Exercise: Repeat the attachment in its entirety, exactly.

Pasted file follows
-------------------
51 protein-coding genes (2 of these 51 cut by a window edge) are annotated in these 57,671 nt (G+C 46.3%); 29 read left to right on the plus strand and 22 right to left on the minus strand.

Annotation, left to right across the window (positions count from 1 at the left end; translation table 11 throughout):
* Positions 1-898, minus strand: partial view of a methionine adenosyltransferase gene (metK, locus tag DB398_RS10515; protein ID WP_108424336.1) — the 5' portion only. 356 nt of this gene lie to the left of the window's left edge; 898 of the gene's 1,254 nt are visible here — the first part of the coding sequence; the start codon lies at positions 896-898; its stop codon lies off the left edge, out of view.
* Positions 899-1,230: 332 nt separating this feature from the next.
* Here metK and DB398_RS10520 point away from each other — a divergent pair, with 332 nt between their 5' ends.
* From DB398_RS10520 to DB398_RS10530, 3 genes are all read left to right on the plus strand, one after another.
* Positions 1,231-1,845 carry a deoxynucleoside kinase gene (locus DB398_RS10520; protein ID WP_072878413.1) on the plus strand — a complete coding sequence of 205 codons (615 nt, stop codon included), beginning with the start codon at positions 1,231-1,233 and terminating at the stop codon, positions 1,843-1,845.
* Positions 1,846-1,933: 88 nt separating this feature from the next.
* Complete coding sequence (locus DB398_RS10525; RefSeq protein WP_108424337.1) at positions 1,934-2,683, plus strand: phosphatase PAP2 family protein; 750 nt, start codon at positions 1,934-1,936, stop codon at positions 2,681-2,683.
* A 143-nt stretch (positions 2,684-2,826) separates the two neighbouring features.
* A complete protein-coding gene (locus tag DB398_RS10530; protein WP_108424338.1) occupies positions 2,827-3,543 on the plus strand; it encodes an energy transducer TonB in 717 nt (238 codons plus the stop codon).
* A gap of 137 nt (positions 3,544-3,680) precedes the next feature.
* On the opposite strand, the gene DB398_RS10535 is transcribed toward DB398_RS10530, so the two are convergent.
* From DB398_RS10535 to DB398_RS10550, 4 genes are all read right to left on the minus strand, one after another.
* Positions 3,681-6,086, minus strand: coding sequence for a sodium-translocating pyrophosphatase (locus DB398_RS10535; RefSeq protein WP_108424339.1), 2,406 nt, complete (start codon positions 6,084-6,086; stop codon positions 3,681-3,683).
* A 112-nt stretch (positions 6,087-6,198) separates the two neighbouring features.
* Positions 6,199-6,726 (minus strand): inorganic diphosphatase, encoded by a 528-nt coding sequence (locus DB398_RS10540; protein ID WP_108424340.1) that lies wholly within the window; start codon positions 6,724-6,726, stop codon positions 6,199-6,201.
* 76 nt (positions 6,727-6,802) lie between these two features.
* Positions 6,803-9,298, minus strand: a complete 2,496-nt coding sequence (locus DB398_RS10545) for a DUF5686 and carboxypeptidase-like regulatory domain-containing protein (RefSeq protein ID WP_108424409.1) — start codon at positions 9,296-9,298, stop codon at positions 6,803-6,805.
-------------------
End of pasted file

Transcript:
51 protein-coding genes (2 of these 51 cut by a window edge) are annotated in these 57,671 nt (G+C 46.3%); 29 read left to right on the plus strand and 22 right to left on the minus strand.

Annotation, left to right across the window (positions count from 1 at the left end; translation table 11 throughout):
* Positions 1-898, minus strand: partial view of a methionine adenosyltransferase gene (metK, locus tag DB398_RS10515; protein ID WP_108424336.1) — the 5' portion only. 356 nt of this gene lie to the left of the window's left edge; 898 of the gene's 1,254 nt are visible here — the first part of the coding sequence; the start codon lies at positions 896-898; its stop codon lies off the left edge, out of view.
* Positions 899-1,230: 332 nt separating this feature from the next.
* Here metK and DB398_RS10520 point away from each other — a divergent pair, with 332 nt between their 5' ends.
* From DB398_RS10520 to DB398_RS10530, 3 genes are all read left to right on the plus strand, one after another.
* Positions 1,231-1,845 carry a deoxynucleoside kinase gene (locus DB398_RS10520; protein ID WP_072878413.1) on the plus strand — a complete coding sequence of 205 codons (615 nt, stop codon included), beginning with the start codon at positions 1,231-1,233 and terminating at the stop codon, positions 1,843-1,845.
* Positions 1,846-1,933: 88 nt separating this feature from the next.
* Complete coding sequence (locus DB398_RS10525; RefSeq protein WP_108424337.1) at positions 1,934-2,683, plus strand: phosphatase PAP2 family protein; 750 nt, start codon at positions 1,934-1,936, stop codon at positions 2,681-2,683.
* A 143-nt stretch (positions 2,684-2,826) separates the two neighbouring features.
* A complete protein-coding gene (locus tag DB398_RS10530; protein WP_108424338.1) occupies positions 2,827-3,543 on the plus strand; it encodes an energy transducer TonB in 717 nt (238 codons plus the stop codon).
* A gap of 137 nt (positions 3,544-3,680) precedes the next feature.
* On the opposite strand, the gene DB398_RS10535 is transcribed toward DB398_RS10530, so the two are convergent.
* From DB398_RS10535 to DB398_RS10550, 4 genes are all read right to left on the minus strand, one after another.
* Positions 3,681-6,086, minus strand: coding sequence for a sodium-translocating pyrophosphatase (locus DB398_RS10535; RefSeq protein WP_108424339.1), 2,406 nt, complete (start codon positions 6,084-6,086; stop codon positions 3,681-3,683).
* A 112-nt stretch (positions 6,087-6,198) separates the two neighbouring features.
* Positions 6,199-6,726 (minus strand): inorganic diphosphatase, encoded by a 528-nt coding sequence (locus DB398_RS10540; protein ID WP_108424340.1) that lies wholly within the window; start codon positions 6,724-6,726, stop codon positions 6,199-6,201.
* 76 nt (positions 6,727-6,802) lie between these two features.
* Positions 6,803-9,298, minus strand: a complete 2,496-nt coding sequence (locus DB398_RS10545) for a DUF5686 and carboxypeptidase-like regulatory domain-containing protein (RefSeq protein ID WP_108424409.1) — start codon at positions 9,296-9,298, stop codon at positions 6,803-6,805.